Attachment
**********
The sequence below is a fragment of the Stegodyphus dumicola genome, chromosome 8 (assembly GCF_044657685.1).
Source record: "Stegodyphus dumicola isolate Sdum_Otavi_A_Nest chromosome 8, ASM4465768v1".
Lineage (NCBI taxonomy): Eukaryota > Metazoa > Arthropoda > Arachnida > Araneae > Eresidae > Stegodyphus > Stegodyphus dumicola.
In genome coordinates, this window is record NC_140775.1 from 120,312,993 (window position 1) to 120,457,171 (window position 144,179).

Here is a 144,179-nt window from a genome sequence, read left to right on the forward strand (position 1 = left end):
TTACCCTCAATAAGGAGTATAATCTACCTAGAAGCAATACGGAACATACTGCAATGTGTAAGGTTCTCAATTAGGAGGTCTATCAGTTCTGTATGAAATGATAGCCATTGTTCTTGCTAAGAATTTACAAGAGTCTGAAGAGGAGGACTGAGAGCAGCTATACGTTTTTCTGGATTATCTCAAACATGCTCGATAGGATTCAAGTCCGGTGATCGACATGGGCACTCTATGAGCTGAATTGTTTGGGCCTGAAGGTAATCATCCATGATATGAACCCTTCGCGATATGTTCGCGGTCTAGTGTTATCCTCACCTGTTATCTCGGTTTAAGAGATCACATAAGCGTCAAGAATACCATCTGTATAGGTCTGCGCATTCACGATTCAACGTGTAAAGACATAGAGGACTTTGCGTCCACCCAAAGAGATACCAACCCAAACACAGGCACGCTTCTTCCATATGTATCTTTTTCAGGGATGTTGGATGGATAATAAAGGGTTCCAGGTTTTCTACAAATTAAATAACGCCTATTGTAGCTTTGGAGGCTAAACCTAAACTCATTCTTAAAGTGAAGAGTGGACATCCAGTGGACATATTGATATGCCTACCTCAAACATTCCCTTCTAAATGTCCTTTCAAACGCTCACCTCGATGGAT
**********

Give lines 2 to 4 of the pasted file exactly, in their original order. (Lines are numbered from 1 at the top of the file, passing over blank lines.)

Source record: "Stegodyphus dumicola isolate Sdum_Otavi_A_Nest chromosome 8, ASM4465768v1".
Lineage (NCBI taxonomy): Eukaryota > Metazoa > Arthropoda > Arachnida > Araneae > Eresidae > Stegodyphus > Stegodyphus dumicola.
In genome coordinates, this window is record NC_140775.1 from 120,312,993 (window position 1) to 120,457,171 (window position 144,179).